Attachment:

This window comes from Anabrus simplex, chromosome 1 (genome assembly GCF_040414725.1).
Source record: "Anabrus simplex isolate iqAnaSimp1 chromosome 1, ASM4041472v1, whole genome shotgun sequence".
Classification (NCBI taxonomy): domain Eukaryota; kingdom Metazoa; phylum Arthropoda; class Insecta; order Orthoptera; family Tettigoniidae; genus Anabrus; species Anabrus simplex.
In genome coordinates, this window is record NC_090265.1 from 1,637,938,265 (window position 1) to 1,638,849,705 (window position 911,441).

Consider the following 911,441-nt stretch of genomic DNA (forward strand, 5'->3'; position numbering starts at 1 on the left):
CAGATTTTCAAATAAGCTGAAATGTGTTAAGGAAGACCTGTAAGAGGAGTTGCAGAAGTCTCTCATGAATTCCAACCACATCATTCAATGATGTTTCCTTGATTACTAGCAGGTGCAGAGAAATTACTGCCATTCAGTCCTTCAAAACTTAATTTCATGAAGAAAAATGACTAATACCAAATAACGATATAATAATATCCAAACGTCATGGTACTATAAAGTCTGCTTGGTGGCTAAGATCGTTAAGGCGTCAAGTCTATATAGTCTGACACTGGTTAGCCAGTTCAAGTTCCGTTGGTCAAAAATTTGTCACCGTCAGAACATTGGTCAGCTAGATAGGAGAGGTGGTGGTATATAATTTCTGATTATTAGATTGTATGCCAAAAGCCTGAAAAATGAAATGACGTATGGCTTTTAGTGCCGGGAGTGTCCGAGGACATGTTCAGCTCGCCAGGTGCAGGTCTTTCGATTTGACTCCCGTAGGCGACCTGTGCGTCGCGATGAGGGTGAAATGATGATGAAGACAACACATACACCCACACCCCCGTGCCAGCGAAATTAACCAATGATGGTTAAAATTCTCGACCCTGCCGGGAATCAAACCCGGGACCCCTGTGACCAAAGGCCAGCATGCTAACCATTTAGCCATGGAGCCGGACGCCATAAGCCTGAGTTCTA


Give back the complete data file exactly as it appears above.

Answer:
This window comes from Anabrus simplex, chromosome 1 (genome assembly GCF_040414725.1).
Source record: "Anabrus simplex isolate iqAnaSimp1 chromosome 1, ASM4041472v1, whole genome shotgun sequence".
Classification (NCBI taxonomy): domain Eukaryota; kingdom Metazoa; phylum Arthropoda; class Insecta; order Orthoptera; family Tettigoniidae; genus Anabrus; species Anabrus simplex.
In genome coordinates, this window is record NC_090265.1 from 1,637,938,265 (window position 1) to 1,638,849,705 (window position 911,441).

Consider the following 911,441-nt stretch of genomic DNA (forward strand, 5'->3'; position numbering starts at 1 on the left):
CAGATTTTCAAATAAGCTGAAATGTGTTAAGGAAGACCTGTAAGAGGAGTTGCAGAAGTCTCTCATGAATTCCAACCACATCATTCAATGATGTTTCCTTGATTACTAGCAGGTGCAGAGAAATTACTGCCATTCAGTCCTTCAAAACTTAATTTCATGAAGAAAAATGACTAATACCAAATAACGATATAATAATATCCAAACGTCATGGTACTATAAAGTCTGCTTGGTGGCTAAGATCGTTAAGGCGTCAAGTCTATATAGTCTGACACTGGTTAGCCAGTTCAAGTTCCGTTGGTCAAAAATTTGTCACCGTCAGAACATTGGTCAGCTAGATAGGAGAGGTGGTGGTATATAATTTCTGATTATTAGATTGTATGCCAAAAGCCTGAAAAATGAAATGACGTATGGCTTTTAGTGCCGGGAGTGTCCGAGGACATGTTCAGCTCGCCAGGTGCAGGTCTTTCGATTTGACTCCCGTAGGCGACCTGTGCGTCGCGATGAGGGTGAAATGATGATGAAGACAACACATACACCCACACCCCCGTGCCAGCGAAATTAACCAATGATGGTTAAAATTCTCGACCCTGCCGGGAATCAAACCCGGGACCCCTGTGACCAAAGGCCAGCATGCTAACCATTTAGCCATGGAGCCGGACGCCATAAGCCTGAGTTCTA